I was coaching a couple yesterday around creating memories for their kids. If you’re a parent, you’re creating memories everyday. Once in awhile it’s good to just sit back and become more conscious of how our kids might look back at their childhood. Is it in line with how we’d like them to remember their early years? What kinds of things are they likely to remember? What are the things that are going to stand out? We might be surprised when they grew up to learn of the things they remember with the most fondness. Often too, memories that are lasting are ones we least expect to remain with them.
I asked my clients to recall their favourite childhood memories. As I anticipated, they remember the simple fun and unstructured family time. They remember things they did with their friends where there were no adults in charge. I asked my husband what he thought our kids would remember with the most fondness. We both guessed it was when we went camping. They could play on their own in the nearby playground, help build the campfire, find interesting things in the forest, play games at the picnic table at night by candle light……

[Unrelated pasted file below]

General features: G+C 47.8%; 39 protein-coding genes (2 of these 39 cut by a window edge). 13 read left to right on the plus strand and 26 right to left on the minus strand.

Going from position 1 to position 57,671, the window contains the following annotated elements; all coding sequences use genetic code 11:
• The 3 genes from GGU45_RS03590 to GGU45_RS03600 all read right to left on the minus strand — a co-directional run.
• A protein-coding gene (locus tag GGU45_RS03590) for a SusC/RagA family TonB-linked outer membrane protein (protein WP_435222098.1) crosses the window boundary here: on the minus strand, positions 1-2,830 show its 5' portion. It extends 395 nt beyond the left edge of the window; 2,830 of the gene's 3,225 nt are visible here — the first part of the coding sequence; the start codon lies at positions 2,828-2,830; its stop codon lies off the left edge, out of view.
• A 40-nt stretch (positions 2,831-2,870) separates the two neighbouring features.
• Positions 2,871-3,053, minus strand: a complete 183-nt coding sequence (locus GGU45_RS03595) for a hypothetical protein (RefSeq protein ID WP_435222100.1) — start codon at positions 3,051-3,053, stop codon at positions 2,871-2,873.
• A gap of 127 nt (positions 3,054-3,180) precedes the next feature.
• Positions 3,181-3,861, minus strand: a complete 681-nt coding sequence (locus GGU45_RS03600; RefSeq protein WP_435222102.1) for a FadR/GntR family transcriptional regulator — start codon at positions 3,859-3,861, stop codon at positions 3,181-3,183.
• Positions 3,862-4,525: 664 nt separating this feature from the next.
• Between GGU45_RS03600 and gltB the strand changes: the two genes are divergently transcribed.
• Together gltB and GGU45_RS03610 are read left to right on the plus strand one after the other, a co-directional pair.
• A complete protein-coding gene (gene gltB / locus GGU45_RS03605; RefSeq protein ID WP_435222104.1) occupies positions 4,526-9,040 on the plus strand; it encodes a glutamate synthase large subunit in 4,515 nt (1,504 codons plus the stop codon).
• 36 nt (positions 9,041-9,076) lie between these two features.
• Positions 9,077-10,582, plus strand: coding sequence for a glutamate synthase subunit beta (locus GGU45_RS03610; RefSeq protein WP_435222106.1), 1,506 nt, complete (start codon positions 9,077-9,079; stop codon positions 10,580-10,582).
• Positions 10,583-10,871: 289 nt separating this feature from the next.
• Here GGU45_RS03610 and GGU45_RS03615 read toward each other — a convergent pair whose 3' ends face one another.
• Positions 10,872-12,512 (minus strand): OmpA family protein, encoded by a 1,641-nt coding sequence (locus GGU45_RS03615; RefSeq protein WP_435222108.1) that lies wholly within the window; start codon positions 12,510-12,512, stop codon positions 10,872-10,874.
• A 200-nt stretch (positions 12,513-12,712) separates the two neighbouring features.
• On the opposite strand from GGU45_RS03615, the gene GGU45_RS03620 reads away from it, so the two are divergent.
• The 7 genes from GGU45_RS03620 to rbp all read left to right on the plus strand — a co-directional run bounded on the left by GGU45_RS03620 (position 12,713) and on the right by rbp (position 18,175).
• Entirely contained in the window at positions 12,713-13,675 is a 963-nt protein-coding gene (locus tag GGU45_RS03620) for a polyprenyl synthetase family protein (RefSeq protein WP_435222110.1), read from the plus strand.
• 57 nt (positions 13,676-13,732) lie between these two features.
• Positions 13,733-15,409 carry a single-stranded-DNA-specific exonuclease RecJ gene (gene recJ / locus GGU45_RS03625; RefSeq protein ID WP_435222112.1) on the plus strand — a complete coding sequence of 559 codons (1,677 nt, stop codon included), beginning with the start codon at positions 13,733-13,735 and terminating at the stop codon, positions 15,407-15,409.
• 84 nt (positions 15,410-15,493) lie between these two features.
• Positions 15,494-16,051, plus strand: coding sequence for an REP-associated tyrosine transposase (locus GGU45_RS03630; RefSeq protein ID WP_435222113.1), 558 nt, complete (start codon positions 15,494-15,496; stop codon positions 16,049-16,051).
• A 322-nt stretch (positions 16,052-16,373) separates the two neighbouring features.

I asked our two youngest who are now young adults what their happiest memories were of their childhood and indeed, on their list was camping. My son remembers the street hockey games everyday after school. Whoever in the neighborhod wanted to play, was welcome. Weather permitting, he played for several years. He would come home from school and immediately set up the goalie net in front of our garage. When he was 11 he started playing organized hockey with the local minor hockey league. My daughter remembers too, playing outside with the kids in the neighborhood after school. They all organized their own activities. There were the races she organized, the lemonade stands, the games in the grassy field…. With her there was always lots of pretending.
When I look back at my own childhood, the things that stand out for me are spending time in the summers at our cabin on the lake, bike riding with my friends, playing kick the can after dinner, summer vacations in Seaside, Oregon. We always stayed in beautiful hotels and ordered room service when we travelled. That was my dad’s style. It was nice but we didn’t appreciate it at the time. What we loved the most was the simple things that just happened; that weren’t organized by an adult.
Somewhere along the way we seem to have lost a lot of those simple pleasures that create so much joy with kids. With what seems like the take over of technology and ready-made gadgets there doesn’t seem to be the same opportunities to create and explore freely. Are our kids missing out on old fashioned fun? We’ve also become paranoid that if we allow them to play outside unsupervised, they won’t be safe. I wonder what the long term consequence of all of this will be.